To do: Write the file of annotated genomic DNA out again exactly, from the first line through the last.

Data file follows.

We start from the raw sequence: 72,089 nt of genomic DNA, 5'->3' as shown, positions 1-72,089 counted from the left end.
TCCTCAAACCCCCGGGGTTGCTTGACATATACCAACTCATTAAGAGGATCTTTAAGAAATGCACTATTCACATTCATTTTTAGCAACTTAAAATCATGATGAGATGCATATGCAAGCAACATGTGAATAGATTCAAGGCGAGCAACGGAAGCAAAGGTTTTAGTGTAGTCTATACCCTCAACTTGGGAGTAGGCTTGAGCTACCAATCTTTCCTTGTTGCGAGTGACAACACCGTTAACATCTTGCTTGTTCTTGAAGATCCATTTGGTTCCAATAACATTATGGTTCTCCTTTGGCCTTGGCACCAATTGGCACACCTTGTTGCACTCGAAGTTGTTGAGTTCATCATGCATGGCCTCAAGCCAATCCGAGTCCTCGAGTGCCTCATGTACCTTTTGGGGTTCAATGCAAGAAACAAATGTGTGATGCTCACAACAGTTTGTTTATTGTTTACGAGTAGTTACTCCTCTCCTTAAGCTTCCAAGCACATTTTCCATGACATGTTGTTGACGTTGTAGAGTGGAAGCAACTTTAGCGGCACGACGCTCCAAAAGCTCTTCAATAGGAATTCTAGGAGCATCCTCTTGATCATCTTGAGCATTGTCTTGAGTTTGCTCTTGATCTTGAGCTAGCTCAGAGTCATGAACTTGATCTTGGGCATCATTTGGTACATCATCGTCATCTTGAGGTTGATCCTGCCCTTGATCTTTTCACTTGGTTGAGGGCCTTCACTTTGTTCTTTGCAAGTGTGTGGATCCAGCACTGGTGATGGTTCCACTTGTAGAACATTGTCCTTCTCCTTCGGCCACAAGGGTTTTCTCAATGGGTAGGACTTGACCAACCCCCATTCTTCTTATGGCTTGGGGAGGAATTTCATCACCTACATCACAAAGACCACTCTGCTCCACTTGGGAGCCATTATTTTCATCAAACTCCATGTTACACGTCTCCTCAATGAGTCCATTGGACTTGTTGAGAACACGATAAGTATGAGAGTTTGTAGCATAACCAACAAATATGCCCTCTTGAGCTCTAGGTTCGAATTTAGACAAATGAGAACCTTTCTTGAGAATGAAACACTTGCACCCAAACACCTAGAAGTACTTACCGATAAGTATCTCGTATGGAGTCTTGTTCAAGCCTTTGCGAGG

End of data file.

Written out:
We start from the raw sequence: 72,089 nt of genomic DNA, 5'->3' as shown, positions 1-72,089 counted from the left end.
TCCTCAAACCCCCGGGGTTGCTTGACATATACCAACTCATTAAGAGGATCTTTAAGAAATGCACTATTCACATTCATTTTTAGCAACTTAAAATCATGATGAGATGCATATGCAAGCAACATGTGAATAGATTCAAGGCGAGCAACGGAAGCAAAGGTTTTAGTGTAGTCTATACCCTCAACTTGGGAGTAGGCTTGAGCTACCAATCTTTCCTTGTTGCGAGTGACAACACCGTTAACATCTTGCTTGTTCTTGAAGATCCATTTGGTTCCAATAACATTATGGTTCTCCTTTGGCCTTGGCACCAATTGGCACACCTTGTTGCACTCGAAGTTGTTGAGTTCATCATGCATGGCCTCAAGCCAATCCGAGTCCTCGAGTGCCTCATGTACCTTTTGGGGTTCAATGCAAGAAACAAATGTGTGATGCTCACAACAGTTTGTTTATTGTTTACGAGTAGTTACTCCTCTCCTTAAGCTTCCAAGCACATTTTCCATGACATGTTGTTGACGTTGTAGAGTGGAAGCAACTTTAGCGGCACGACGCTCCAAAAGCTCTTCAATAGGAATTCTAGGAGCATCCTCTTGATCATCTTGAGCATTGTCTTGAGTTTGCTCTTGATCTTGAGCTAGCTCAGAGTCATGAACTTGATCTTGGGCATCATTTGGTACATCATCGTCATCTTGAGGTTGATCCTGCCCTTGATCTTTTCACTTGGTTGAGGGCCTTCACTTTGTTCTTTGCAAGTGTGTGGATCCAGCACTGGTGATGGTTCCACTTGTAGAACATTGTCCTTCTCCTTCGGCCACAAGGGTTTTCTCAATGGGTAGGACTTGACCAACCCCCATTCTTCTTATGGCTTGGGGAGGAATTTCATCACCTACATCACAAAGACCACTCTGCTCCACTTGGGAGCCATTATTTTCATCAAACTCCATGTTACACGTCTCCTCAATGAGTCCATTGGACTTGTTGAGAACACGATAAGTATGAGAGTTTGTAGCATAACCAACAAATATGCCCTCTTGAGCTCTAGGTTCGAATTTAGACAAATGAGAACCTTTCTTGAGAATGAAACACTTGCACCCAAACACCTAGAAGTACTTACCGATAAGTATCTCGTATGGAGTCTTGTTCAAGCCTTTGCGAGG